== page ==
Shumen is an important railway station on Sofia-Varna railway line.It is a starting point for the railway line to Karnobat.Near Shumen is the town of Kaspichan where the railway forks to Rousse and Silistra.The nearest operating airport is that in Varna.There is public bus transport in Shumen.
There are regular bus lines from Shumen to Varna, Rousse, Turgovishte, Razgrad, Silistra, Karnobat, Pliska, Preslav and other smaller towns and villages in the district.
is a mosque located in Shumen, is the largest mosque in Bulgaria and among the largest on the Balkans.Built between 1740 and 1744, it was initially located in the northeastern Bulgarian (then Ottoman) town's centre, but is now in Shumen's southwest parts as the town centre shifted.The mosque's name comes from the shape of its dome.The mosque's complex consists of a main edifice (a prayer hall), a yard and a twelve-room extension (a boarding house of the madrasa).The main edifice is in its fundamental part a square, then becomes an octagon passing to a circle in the middle part and is topped by a spheric dome that is 25 m above ground.The interior has mural paintings of vegetable life and geometric figures and features a lot of inscriptions in Arabic, phrases from the Quran.The yard is known for the arches in front of the twelve rooms that surround it and the minaret is 40 m high.
is located on the plateau, near the town of Shumen.The castle is located two kilometers west of the town of Shumen.The region is an important crossroads of routes linking the Danube bank (in Silistra) to Adrianople and Constantinople and the northern Black Sea coast with the western Bulgarian lands.The place was inhabited more than 3000 years - Archaeological studies show that the area was inhabited as early as the XII century BC.The first inhabitants here are the Thracians, probably from the tribe gaiters.Around 1200 BC they built the first settlement, which originally was not fortified. Thus Shumen fortress is a peer of Priamova Troy (or more precisely, of Troy VIIb layer). It is believed that around V century BC, built a wall that is not preserved today.is one hundred tourist sites Open year round, has a seal. As it works and museum.The castle is among the best studied archaeological monuments in our country. Excavations were conducted during the 1,957th - 1,987th on (Most active during the 1974 - 1981 on). When they were discovered three walls - Roman, early Byzantine (later used by the Bulgarians and Ottomans) and the Second Bulgarian State, with a typical period for each tower. Found the remains of the early Byzantine bathroom drains, two water reservoirs, 12 churches (including the so-called "cult center" where the basis of four churches in one place), citadel.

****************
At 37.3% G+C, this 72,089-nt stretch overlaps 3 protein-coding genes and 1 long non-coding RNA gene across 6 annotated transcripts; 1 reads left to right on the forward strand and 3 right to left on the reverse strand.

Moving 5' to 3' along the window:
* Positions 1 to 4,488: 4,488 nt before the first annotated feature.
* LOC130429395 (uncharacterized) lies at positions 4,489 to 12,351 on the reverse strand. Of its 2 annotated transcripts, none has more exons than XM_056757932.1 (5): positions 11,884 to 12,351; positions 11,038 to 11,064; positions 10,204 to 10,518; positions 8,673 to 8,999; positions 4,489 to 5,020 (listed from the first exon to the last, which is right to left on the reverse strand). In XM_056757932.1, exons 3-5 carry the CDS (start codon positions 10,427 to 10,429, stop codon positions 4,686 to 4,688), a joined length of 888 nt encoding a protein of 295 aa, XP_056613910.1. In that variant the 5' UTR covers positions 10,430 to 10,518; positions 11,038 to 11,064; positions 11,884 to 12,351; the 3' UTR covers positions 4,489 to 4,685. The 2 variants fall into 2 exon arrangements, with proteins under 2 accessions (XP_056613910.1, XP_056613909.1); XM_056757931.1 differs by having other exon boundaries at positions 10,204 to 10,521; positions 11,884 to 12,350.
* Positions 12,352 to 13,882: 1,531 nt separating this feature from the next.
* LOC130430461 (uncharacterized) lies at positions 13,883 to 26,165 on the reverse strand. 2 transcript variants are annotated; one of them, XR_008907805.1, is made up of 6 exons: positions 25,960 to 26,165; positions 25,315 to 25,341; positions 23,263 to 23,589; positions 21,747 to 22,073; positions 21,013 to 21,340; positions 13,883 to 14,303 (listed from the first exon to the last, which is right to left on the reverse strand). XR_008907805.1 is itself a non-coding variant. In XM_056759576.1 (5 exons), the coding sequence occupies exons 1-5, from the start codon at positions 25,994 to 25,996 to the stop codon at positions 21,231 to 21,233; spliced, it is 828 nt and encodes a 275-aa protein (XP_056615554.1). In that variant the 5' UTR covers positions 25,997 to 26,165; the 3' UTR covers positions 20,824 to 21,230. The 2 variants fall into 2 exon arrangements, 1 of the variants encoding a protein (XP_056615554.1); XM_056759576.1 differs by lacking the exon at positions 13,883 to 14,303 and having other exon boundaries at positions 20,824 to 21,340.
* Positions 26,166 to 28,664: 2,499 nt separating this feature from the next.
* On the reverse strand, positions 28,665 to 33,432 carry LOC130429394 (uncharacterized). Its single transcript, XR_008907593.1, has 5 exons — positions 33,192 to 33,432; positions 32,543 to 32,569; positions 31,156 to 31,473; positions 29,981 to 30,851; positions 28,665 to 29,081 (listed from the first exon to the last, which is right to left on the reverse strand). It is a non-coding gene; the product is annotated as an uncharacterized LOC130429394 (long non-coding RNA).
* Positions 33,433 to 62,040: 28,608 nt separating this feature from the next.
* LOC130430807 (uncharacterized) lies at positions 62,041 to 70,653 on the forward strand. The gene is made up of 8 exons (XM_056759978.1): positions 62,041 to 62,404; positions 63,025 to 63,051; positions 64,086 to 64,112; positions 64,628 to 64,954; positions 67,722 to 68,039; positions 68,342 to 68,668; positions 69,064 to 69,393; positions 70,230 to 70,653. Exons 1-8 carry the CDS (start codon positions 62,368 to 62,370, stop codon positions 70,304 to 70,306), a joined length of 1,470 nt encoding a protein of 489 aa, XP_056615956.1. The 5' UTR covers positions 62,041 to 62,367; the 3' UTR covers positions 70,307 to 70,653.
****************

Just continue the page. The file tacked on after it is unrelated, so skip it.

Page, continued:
Founders of the Bulgarian State Monument
is a large monument built on a plateau above the city of Shumen, Bulgaria. It was built in 1981 to commemorate the 1300th anniversary of the First Bulgarian Empire.The monument is built in concrete in a Cubist style, and designed by Bulgarian sculptors Krum Damyanov and Ivan Slavov. It is reached by a processional concrete stairway from Shumen, or by road. It stands at a height of 450 m above sea level and can be seen from 30 km away.
a World Heritage Site and an only such example of medievel rock art in Europe, is an ancient (710 AD) monument usually attributed to the Bulgar culture and lies some 20 km from Shumen.is an early medieval large rock relief carved on the Madara Plateau east of Shumen in northeastern Bulgaria, near the village of Madara.The Madara Rider is depicted on the obverse of smaller Bulgarian coins (1 to 50 stotinki) issued in 1999 and 2000.A June 29, 2008, official survey on the design of Bulgaria's future euro coins was won by the Madara Horseman with 25.44 percent of the votes.The relief depicts a majestic horseman 23 m (75 ft) above ground level in an almost vertical 100 m (328 ft)-high cliff. The horseman, facing right, is thrusting a spear into a lion lying at his horse's feet.An eagle is flying in front of the horseman and a dog is running after him. The scene symbolically depicts a military triumph.The dating means the monument was created during the rule of Bulgar Khan Tervel, and supports the thesis that it is a portrayal of the khan himself and a work of the Bulgars, a nomadic tribe of warriors which settled in northeastern Bulgaria at the end of the 7th century AD and after merging with the local Slavs gave origin to the modern Bulgarians.Other theories connect the relief with the ancient Thracians, claiming it portrays a Thracian god.
Shumen Drama Theatre
is located on the Boulevard "Slavic" and a cast consisting of 30 people.He is known for the first theatrical performance in Bulgaria.Each year 11 to May 16 in the theater are held Drumevi theater festivals New Bulgarian Drama aimed at promoting and realizing the dramatic works of Bulgarian authors.
August - December
January - May